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) -- The midterm elections of 2014 are 20 months away -- an eternity in politics. But for capital markets, the midterms already matter now.

Democrats seeking to keep their Senate majority will only mostly moderate from here -- creating gridlock on major new legislation -- an additional positive factor for stocks as the risk of extreme legislation dissipates still more.

Some investors fear gridlock means nothing can happen, but that's not so. It means less extreme things can happen. Look at major legislation so far in 2013. It's been mostly as-expected continuing resolutions and extensions of the status quo. The fiscal cliff deal mostly made existing tax brackets permanent. The sequestration wasn't new; it was over a year in the making. (And, in fact, total government spending will rise in 2013). Sweeping legislation is the stuff of a single party wielding either outsized power or tremendous powers of persuasion. We left that world back in 2010.

And Democrats in the Senate know, if they want to keep not just their majority but their jobs, more moderation must be the name of the game. There are signs of it already. Democrats haven't been the most uniformly enthusiastic supporters of the Keystone XL pipeline (which would carry oil from Canadian oil sands and North Dakota's Bakken Shale to Gulf Coast refineries). On paper, the pipeline seems like a bipartisan win-win-win. It's popular (according to some polls, 70% of registered voters support it). It creates jobs. It should alleviate some energy production costs. And politicians on both sides enthusiastically support reducing American reliance on oil from despotic regimes.

But since, as of yet, cars can't run on happy thoughts, there's always the NIMBY issue which tends to affect both sides equally. And the environmental lobby is small, but powerful, and leans heavily Democrat. Hence, in past votes, the pipeline has fallen well short of a filibuster-proof 60 "yeas."

But in an amendment to the Senate budget last week, 17 Democrats joined every Republican in giving the full pipeline a green light, with many of those 17 either up for election in 2014, from traditionally red states or both.

Similarly, an amendment to kill the 2.3% tax on gross sales of medical devices passed decidedly -- 79-20. This tax was an increasingly unpopular aspect of the Affordable Care Act (ACA) and a safe place for Democrats to moderate. It was no accident that implementation of most of the ACA behemoth was booted to 2014, past not just the 2010 mid-terms but the 2012 election as well. As battles heat up in some of the closer races, it's likely we'll see more bipartisan efforts to reverse or alter more aspects of the ACA. And if politicians are moderating on legislation already on the books, there's little chance they'll be eager to pass much of anything major going forward.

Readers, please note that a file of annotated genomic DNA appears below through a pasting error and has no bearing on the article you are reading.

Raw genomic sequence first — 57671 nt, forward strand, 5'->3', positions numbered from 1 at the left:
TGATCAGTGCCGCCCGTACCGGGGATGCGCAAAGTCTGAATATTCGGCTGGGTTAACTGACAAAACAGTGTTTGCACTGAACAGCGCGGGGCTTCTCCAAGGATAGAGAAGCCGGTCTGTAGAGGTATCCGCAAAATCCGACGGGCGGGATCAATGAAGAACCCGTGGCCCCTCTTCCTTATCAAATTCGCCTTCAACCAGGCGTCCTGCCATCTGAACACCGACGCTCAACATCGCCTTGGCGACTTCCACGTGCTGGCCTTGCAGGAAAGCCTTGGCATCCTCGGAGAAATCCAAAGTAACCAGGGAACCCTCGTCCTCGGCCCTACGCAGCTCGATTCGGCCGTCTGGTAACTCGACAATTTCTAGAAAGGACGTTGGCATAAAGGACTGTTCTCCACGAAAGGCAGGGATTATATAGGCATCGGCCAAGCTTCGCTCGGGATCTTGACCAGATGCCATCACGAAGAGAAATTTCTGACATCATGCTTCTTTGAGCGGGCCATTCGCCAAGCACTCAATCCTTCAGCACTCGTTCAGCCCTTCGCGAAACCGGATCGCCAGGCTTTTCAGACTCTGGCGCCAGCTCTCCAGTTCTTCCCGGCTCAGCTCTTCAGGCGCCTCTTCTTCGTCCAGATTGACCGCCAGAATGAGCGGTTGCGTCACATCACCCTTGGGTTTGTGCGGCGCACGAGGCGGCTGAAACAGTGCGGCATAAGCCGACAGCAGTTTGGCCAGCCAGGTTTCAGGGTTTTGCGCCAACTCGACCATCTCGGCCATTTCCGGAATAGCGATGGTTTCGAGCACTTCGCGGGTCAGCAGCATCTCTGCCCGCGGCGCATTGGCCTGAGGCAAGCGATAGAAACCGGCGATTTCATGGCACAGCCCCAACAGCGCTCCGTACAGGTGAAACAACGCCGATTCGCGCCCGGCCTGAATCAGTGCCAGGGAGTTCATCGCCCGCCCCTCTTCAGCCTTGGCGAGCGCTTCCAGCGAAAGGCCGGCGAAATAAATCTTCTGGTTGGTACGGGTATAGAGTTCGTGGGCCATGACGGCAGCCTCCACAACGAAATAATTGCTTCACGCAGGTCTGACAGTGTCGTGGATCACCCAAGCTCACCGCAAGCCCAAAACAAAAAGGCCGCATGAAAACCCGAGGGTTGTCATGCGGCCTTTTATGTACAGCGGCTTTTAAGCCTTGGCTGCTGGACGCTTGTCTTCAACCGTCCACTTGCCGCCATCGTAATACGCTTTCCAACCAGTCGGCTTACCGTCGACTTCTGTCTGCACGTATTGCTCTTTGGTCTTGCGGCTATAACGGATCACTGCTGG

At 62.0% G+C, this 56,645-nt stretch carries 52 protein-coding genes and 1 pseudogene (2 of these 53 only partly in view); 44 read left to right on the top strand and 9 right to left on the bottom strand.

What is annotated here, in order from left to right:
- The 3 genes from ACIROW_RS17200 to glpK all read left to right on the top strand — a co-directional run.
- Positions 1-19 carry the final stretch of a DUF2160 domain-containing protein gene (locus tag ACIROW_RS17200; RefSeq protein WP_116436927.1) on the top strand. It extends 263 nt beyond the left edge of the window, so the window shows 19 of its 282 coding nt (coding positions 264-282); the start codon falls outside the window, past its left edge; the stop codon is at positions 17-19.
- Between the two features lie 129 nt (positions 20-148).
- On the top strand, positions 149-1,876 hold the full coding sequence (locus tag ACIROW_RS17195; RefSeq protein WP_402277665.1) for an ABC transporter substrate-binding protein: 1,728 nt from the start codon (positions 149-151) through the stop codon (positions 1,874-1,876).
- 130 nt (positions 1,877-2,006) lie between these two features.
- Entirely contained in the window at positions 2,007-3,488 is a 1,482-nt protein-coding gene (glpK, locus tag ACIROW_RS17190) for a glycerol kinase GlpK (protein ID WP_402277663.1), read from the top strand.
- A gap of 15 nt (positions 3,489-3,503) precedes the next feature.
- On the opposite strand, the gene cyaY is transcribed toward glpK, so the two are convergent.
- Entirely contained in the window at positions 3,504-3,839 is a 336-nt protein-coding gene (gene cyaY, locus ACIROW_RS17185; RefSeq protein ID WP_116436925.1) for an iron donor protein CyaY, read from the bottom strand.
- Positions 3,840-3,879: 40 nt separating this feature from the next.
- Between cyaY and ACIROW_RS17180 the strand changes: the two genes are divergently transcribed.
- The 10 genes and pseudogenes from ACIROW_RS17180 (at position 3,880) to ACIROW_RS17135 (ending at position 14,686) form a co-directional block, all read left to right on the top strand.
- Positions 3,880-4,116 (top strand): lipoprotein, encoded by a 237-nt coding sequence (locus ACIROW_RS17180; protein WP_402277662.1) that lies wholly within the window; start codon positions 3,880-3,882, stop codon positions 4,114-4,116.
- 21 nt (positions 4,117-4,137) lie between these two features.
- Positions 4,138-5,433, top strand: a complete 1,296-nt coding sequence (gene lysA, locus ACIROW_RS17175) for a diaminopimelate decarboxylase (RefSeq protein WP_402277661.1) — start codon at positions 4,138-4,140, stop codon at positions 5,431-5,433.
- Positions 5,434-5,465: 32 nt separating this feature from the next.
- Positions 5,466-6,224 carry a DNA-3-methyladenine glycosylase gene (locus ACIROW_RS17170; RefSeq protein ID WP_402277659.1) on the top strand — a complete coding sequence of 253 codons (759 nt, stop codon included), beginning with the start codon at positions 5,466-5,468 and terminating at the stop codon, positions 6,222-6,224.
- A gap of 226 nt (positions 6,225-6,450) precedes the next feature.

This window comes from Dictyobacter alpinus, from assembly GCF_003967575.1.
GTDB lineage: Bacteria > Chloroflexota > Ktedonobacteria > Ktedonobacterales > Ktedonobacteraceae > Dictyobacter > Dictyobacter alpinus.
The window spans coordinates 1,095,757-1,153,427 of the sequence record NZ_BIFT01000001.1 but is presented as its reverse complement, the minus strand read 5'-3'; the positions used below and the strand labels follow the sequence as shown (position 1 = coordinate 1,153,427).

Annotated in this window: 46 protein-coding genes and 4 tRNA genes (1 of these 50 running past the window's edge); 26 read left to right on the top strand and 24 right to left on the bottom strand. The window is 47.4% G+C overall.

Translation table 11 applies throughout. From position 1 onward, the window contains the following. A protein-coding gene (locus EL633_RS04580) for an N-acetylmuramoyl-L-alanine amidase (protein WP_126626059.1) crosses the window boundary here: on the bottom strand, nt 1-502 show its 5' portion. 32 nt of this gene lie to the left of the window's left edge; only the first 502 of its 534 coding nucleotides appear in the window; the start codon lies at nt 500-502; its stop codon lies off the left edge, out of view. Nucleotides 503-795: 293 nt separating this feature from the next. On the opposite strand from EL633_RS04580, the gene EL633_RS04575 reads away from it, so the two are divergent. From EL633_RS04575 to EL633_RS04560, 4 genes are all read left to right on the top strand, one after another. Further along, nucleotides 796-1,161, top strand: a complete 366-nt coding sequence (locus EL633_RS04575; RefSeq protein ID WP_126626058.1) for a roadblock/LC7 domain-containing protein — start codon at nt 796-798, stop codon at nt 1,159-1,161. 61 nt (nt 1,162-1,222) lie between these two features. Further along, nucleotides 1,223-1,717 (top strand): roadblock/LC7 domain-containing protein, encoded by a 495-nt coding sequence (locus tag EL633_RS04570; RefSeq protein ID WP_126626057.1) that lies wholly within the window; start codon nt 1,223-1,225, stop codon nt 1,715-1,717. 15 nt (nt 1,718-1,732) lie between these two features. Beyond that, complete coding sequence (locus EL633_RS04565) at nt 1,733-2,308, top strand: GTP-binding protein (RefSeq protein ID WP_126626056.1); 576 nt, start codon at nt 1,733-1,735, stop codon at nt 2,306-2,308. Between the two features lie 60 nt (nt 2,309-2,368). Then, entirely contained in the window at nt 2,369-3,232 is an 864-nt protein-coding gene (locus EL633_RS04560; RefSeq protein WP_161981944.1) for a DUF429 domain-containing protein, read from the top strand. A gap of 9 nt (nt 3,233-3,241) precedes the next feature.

Mind you, neither of these are done deals. They were amendments to the Senate budget, which barely passed the easily Dem-dominated Senate, and they won't get much more than an eye-roll in the House. Still, they call them symbolic votes for a reason.

And Democrats need to send a powerful message to constituents. There are 21 Democrat-held seats up for election in 2014 to just 14 Republican -- alone a significant structural Republican advantage. Of the 14 Republican races, 13 are in states Romney carried (including two seats in South Carolina). Just Susan Collins (Maine) is running in a traditionally blue state. But as a three-termer and with solid moderate bona fides, that seat doesn't seem imperiled at the moment. Saxby Chambliss and Mike Johanns are retiring, leaving two open seats in reliably red Georgia and Nebraska.

Democrats face a tougher road. Of their 21 races, seven are in states Romney carried. Tim Johnson (South Dakota) just announced he won't run in 2014 and Jay Rockefeller (West Virginia) is also retiring, making two of those Romney states open races. The Democrats will have a total of five open races, though the three in Michigan, New Jersey and Iowa are probably safe. Still, open seats are tougher to defend.

No doubt, the Democrats would like to take back the House in 2014, a tall order in a normal mid-term. The president's party nearly always loses relative power in mid-terms, as the Democrats did in 2010 and the Republicans in 2006. What's more, the House nearly always goes the same direction as the Senate in mid-terms, and at the very least, the Democrats are structurally set up to lose more relative power. So in the time between now and the midterms, watch for more aisle-crossing and little new legislation -- a powerful boost for stocks.

This article was written by an independent contributor, separate from TheStreet's regular news coverage.